I found this sequence of four shots at the very end of the collection of construction negatives in William Ward Watkins’ papers. They were completely unexpected and I nearly wept when I understood what they were–the immediacy of the images and the homeliness of the task they depict felt overwhelming. I’m tearing up a bit now just thinking about it.
This day was October 8, 1914 and these men were unloading a new gas tank from a railcar and moving it onto a mule drawn wagon:
That’s just so good.
A Little Note: I’ve got a bunch of family obligations the rest of this week–all happy ones–so I probably won’t be back until Monday. Feel free to talk amongst yourselves.
Workers, Mules, Wagons, Railroads and Honest Hard Work. What more can you ask for in historic photos?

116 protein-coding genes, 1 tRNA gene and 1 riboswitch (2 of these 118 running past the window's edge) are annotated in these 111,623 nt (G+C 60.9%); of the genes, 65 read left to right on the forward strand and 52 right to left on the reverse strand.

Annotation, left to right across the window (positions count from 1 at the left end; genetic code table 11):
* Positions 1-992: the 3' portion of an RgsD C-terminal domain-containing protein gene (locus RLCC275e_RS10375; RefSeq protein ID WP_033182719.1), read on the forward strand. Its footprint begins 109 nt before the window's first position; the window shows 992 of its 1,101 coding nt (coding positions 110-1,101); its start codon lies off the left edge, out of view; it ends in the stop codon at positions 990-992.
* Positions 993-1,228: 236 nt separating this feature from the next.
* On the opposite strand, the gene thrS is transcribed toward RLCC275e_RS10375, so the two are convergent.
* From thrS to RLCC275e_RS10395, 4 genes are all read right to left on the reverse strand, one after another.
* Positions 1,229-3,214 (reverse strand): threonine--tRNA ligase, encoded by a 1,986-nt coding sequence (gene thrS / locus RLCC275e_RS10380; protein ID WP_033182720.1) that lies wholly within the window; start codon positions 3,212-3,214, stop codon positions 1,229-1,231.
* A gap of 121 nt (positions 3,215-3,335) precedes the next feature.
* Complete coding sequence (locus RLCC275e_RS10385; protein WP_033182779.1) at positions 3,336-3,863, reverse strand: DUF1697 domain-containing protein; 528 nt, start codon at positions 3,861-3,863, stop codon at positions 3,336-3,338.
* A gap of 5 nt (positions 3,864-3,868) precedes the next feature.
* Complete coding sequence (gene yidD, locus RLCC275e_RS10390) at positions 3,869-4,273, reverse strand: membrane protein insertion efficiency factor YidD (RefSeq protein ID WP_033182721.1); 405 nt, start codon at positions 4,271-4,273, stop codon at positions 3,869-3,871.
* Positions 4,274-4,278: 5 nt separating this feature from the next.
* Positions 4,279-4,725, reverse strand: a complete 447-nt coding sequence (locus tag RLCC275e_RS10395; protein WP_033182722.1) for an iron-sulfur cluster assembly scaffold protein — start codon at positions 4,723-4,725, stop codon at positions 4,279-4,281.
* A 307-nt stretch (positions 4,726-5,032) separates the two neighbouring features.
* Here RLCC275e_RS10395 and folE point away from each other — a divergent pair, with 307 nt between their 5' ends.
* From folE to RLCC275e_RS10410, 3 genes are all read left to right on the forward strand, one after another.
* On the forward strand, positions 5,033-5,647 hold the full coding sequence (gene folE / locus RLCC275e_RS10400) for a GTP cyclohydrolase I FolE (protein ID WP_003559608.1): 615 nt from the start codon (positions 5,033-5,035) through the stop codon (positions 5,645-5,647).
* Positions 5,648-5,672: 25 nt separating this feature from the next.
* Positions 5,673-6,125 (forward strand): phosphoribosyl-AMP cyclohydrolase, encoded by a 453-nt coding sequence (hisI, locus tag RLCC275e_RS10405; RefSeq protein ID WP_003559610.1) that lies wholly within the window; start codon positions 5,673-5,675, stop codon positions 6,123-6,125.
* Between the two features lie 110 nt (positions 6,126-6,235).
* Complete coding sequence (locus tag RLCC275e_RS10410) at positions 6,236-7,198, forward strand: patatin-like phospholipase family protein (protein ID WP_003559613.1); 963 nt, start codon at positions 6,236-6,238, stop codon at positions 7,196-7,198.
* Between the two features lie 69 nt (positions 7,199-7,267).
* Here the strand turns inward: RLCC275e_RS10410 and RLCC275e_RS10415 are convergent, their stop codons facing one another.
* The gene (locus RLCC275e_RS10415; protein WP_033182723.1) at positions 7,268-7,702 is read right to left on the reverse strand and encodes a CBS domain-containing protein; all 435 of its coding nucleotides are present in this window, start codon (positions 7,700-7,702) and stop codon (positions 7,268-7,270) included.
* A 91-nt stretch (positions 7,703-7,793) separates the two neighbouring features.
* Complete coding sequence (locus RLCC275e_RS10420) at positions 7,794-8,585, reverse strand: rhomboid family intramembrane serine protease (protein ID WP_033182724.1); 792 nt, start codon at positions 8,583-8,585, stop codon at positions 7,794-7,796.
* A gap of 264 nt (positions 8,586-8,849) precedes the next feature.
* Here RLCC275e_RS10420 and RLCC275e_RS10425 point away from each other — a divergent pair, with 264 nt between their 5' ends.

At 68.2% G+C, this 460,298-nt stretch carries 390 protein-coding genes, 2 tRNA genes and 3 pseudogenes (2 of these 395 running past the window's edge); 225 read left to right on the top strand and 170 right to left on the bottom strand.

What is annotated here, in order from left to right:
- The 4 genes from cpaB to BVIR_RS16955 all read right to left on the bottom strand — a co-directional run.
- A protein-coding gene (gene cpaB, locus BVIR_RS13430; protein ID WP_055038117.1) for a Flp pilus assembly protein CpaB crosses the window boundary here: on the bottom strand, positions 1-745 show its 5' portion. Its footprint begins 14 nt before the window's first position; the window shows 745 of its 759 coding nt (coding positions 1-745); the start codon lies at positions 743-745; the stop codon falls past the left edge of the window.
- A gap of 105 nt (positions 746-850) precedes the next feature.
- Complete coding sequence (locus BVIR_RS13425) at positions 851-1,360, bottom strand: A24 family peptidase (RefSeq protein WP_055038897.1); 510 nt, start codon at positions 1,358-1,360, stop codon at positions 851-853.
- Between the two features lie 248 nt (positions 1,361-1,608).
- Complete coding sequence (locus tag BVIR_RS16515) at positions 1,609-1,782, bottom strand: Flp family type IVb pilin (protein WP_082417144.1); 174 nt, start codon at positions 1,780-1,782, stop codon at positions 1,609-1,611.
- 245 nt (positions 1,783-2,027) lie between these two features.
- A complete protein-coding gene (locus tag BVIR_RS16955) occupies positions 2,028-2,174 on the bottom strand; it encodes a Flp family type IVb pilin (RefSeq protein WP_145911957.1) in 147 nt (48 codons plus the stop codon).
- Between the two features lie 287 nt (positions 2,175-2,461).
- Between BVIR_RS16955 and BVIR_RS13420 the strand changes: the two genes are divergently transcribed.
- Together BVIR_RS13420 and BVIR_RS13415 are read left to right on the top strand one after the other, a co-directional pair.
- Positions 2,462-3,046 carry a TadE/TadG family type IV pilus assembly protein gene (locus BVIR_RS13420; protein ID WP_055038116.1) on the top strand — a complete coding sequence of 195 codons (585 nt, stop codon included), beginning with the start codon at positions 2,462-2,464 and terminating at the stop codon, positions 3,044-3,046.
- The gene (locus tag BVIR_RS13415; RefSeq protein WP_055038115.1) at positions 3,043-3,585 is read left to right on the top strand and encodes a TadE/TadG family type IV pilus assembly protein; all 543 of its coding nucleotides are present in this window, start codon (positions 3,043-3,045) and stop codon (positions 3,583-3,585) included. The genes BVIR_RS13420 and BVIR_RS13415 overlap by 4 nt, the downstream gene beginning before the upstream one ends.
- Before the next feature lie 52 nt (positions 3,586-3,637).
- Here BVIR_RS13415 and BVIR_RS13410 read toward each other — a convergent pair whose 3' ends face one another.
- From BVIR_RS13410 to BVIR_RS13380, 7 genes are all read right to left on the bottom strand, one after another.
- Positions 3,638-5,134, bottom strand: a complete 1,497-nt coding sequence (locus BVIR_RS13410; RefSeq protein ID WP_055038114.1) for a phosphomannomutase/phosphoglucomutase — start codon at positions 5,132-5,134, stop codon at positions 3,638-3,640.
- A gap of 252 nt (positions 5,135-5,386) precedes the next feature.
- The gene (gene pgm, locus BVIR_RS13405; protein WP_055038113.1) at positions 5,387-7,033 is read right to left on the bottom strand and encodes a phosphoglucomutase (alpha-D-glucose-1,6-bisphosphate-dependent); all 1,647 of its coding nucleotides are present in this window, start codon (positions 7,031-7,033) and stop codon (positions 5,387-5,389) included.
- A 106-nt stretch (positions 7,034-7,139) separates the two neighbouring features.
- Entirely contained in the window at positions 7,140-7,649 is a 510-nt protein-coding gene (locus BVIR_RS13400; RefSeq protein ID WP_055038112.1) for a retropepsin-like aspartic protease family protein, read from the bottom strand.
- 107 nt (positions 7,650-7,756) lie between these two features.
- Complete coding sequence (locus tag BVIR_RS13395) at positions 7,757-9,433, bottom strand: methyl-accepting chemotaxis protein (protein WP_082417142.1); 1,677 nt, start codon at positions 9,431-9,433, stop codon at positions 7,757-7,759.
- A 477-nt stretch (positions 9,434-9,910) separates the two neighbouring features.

Juxtapose these images with the installation of the Heizer 45-90-180.
So was there any information on where this tank ended up? In the power plant fuel thread http://ricehistorycorner.com/2014/09/30/what-fueled-the-power-plant/ we saw cast in place concrete tanks; this one is riveted metal. In the last photo, the crew appears to be somewhere near the Physics building (Front? of Campanile in background)
I think the third photo is actually the last in the sequence, as they move the tank from the wagon to the ground. The fourth photo that shows the Campanile is in the same spot, shot from a slightly different angle before starting the unload. You can see the same cast iron pipe just beyond the wagon in both photos. Also, notice the German High Hat in the distant background of the third photo.